Burn injuries are the second most common work-related injuries after fall accidents.
If we combine both on-the-job and off-the-job burn injuries that are reported every year, we are looking at a figure of over a million. Work-related burn injuries can have serious and long-term consequences for an injured worker and may leave him or her unable to go back to work for an extended period of time. Some serious burn injuries may even lead to permanent disability.
Work-Related Burn Injuries
According to statistics, every year almost 40,000 work-related burn injuries occur in the United States. Of these, more than 25 percent occur in construction site accidents. Irrespective of how minor or serious the burns are, every worker who suffers a burn injury must seek immediate medical attention. Remember, even first degree burns that affect just the outer layer of the skin can cause serious complications at a later stage. No burn injury should ever be ignored.
Categories of Work-Related Burn Injuries
Work-related burn injuries can be divided into three categories:
- Thermal burns caused by exposure to heat.
- Chemical burns caused by exposure to acidic chemicals.
- Electrical burns caused by electrocution.
Types of Work-Related Burn Injuries
Our Chicago workers’ compensation lawyer explains that irrespective of how a burn injury occurs, the worker may be entitled to benefits under the workers’ compensation system. Work-related burn injuries can occur in a wide variety of settings including:
- Fire fighters trying to put out a fire.
- Inhalation of toxic fumes can cause lung or airway burns.
- Electrical burns caused by fire in faulty wiring.
- Scalding materials such as hot roofing tar can spill and cause burns.
- Exposure to caustic chemicals, corrosives, and solvents can cause burns.
- Stove fires and boiling water in restaurant settings.
- Fires in refineries, warehouses, mills, and factories.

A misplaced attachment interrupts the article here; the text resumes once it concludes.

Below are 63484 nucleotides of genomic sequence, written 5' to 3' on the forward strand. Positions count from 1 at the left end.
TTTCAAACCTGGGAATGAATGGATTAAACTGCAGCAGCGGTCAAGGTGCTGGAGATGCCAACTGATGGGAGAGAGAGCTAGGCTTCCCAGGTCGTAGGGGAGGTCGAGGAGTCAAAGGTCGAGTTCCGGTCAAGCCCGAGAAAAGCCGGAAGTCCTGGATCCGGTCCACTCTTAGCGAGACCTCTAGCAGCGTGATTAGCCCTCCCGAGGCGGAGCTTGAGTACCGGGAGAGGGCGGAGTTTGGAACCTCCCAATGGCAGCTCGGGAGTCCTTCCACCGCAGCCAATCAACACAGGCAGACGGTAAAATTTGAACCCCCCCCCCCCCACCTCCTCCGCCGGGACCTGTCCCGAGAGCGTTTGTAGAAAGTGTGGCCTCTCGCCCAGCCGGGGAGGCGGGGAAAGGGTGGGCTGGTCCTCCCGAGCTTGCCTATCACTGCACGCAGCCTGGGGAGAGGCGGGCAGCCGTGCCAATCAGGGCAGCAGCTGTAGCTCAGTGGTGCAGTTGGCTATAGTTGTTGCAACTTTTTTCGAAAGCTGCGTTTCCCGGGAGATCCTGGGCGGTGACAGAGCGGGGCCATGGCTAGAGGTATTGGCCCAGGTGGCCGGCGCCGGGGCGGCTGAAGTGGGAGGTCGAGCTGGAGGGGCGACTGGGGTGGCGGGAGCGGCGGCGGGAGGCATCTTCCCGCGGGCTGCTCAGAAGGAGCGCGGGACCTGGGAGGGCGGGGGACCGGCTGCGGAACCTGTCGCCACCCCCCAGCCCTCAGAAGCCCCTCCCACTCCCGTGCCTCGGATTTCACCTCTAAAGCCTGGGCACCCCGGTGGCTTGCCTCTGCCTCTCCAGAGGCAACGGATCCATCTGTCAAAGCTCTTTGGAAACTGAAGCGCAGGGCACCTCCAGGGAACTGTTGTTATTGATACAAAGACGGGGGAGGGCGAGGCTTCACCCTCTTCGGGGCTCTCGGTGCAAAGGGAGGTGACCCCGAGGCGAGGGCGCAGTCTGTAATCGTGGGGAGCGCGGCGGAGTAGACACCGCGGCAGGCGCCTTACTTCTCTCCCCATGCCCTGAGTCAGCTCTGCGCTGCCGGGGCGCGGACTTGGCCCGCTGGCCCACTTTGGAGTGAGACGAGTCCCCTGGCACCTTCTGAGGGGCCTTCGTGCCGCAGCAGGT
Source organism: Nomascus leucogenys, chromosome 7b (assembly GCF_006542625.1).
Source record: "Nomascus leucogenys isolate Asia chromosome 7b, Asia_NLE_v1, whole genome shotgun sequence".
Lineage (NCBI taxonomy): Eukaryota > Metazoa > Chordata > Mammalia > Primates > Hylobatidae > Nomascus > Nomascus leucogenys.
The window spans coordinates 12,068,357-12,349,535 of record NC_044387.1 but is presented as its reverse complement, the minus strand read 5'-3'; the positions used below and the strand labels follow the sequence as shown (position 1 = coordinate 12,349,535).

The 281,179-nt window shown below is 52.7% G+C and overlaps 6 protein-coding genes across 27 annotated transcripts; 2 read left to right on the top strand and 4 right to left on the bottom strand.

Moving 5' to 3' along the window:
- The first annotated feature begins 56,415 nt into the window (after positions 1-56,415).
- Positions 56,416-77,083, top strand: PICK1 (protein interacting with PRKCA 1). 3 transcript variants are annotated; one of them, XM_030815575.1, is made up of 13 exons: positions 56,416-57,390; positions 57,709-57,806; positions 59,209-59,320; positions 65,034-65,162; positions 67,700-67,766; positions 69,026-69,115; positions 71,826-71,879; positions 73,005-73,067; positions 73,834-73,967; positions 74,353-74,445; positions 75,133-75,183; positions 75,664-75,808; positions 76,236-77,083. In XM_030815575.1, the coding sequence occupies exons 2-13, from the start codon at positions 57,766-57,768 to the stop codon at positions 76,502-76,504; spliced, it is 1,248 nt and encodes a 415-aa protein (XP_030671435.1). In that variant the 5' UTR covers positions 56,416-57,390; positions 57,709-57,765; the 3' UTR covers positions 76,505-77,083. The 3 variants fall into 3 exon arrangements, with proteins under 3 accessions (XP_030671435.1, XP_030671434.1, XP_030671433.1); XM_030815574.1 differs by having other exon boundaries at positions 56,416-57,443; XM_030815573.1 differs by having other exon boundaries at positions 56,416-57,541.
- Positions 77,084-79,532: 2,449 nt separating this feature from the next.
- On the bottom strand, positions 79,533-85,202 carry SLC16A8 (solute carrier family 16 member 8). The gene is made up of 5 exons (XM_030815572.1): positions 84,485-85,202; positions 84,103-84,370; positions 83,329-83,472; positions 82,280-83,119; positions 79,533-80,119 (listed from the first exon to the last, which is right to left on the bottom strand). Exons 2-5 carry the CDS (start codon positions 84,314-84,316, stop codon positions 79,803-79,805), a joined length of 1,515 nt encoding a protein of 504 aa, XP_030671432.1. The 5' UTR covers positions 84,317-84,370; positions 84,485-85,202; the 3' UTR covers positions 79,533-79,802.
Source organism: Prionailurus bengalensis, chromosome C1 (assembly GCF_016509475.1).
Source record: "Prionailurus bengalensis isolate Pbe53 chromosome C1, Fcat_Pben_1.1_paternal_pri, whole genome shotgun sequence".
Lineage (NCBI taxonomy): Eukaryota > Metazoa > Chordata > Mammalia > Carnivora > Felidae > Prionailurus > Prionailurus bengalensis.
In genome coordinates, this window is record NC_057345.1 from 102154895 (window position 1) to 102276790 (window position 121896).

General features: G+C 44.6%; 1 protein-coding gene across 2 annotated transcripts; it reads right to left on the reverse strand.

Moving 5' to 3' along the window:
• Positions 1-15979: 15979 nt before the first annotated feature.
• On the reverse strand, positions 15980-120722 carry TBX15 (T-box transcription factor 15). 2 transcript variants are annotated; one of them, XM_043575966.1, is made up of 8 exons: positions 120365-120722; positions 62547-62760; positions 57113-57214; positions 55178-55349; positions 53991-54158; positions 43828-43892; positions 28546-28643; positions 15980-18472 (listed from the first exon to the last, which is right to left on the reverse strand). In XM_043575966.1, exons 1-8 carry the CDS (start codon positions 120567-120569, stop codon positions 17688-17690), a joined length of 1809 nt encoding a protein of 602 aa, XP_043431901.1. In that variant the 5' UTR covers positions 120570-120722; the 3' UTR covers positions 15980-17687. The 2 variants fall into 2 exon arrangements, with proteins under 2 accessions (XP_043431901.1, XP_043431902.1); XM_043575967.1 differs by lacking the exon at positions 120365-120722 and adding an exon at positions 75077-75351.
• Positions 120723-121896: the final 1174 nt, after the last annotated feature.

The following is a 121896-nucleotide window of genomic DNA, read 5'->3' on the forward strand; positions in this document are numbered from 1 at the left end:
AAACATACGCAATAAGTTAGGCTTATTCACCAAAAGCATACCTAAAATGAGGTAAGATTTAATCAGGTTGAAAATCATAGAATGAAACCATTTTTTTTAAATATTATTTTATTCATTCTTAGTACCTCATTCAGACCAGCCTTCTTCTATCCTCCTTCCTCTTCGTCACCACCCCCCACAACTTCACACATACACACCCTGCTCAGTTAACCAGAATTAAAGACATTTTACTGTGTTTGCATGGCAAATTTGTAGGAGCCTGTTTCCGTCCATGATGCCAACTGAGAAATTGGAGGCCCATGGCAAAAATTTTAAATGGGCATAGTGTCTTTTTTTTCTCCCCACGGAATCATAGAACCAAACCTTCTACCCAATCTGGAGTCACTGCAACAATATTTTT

- Construction site fires.
- Radiation exposure that causes eye and skin burns.
- Lack of fire fighting equipment in offices.
- Chemical burns from acids and alkaloids in lab settings.
- Contact with drain cleaners and rust removers.
Degrees of Burns
With regards to workers’ compensation, the depth of the burn injury would determine the amount of workers’ compensation benefits the worker would receive. The severity of a burn is measured in terms of degrees; the larger the number, the deeper and more serious is the burn. While a first-degree burn is the least serious and may only cause a superficial wound, a third-degree burn will cause a deep wound and is the most serious type of burn injury. With third-degree burns, a worker is often considered permanently disabled.
Workers’ Compensation Benefits
A worker who suffers a burn injury at the workplace may be entitled to medical and disability benefits under the workers’ compensation system. The amount of benefits that he or she receives will depend on the seriousness of the injury and the time required for the injury to heal. Consult with an experienced Chicago workers’ compensation attorney from The Willens Injury Law Offices to ensure that your rights are protected and you receive the benefits you are entitled to under Illinois law.